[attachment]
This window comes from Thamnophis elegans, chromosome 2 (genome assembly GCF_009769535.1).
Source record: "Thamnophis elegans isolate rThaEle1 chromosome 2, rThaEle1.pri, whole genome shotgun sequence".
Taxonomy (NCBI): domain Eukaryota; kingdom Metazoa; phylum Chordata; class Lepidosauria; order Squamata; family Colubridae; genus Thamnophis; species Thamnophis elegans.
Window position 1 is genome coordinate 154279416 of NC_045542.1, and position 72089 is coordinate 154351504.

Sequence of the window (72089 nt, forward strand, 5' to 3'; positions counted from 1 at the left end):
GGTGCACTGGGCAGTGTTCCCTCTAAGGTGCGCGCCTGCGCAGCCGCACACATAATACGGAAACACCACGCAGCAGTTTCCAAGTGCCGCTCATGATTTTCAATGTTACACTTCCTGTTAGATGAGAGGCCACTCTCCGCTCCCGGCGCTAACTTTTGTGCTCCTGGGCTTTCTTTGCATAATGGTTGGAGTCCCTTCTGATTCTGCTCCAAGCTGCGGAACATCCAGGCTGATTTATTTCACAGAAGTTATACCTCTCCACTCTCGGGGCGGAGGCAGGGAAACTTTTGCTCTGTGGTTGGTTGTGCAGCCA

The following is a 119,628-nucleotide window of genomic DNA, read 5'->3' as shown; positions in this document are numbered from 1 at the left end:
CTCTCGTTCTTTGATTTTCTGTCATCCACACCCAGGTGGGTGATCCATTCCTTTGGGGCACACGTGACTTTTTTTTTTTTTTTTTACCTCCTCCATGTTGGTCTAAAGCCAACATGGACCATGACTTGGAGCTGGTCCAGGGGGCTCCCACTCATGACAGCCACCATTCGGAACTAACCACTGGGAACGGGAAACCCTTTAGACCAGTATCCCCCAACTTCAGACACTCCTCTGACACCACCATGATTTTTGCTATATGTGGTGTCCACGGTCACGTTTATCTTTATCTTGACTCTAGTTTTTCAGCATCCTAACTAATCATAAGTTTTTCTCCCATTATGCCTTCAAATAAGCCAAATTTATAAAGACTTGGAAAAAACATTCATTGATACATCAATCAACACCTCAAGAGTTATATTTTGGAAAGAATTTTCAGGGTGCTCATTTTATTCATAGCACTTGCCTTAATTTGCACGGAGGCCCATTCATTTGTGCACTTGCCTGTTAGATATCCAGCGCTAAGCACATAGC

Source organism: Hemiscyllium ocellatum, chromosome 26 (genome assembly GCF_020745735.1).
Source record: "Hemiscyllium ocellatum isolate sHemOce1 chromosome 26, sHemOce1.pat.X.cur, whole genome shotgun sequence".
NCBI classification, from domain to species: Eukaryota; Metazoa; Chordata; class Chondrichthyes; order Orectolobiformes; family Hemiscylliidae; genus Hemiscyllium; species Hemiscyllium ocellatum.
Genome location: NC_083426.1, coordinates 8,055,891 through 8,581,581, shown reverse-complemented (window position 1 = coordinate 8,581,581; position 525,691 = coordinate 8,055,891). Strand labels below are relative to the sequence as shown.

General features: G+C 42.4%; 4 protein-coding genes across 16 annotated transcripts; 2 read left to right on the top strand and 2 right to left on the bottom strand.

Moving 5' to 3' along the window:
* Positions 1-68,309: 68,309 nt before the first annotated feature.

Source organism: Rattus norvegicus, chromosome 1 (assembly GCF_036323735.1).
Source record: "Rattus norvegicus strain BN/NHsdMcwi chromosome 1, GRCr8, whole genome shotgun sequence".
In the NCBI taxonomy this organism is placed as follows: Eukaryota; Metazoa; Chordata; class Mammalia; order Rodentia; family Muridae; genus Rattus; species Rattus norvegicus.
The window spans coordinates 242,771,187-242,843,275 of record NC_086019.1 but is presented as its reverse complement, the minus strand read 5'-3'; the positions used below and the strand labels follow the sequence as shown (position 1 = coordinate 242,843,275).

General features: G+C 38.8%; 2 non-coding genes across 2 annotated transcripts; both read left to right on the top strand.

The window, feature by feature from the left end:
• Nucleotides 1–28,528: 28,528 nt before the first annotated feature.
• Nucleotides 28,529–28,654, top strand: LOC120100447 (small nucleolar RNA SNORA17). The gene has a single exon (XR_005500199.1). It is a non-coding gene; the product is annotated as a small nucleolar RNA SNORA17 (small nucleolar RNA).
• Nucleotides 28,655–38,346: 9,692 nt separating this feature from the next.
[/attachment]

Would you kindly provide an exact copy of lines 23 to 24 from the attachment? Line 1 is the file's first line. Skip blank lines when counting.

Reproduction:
• Nucleotides 28,529–28,654, top strand: LOC120100447 (small nucleolar RNA SNORA17). The gene has a single exon (XR_005500199.1). It is a non-coding gene; the product is annotated as a small nucleolar RNA SNORA17 (small nucleolar RNA).
• Nucleotides 28,655–38,346: 9,692 nt separating this feature from the next.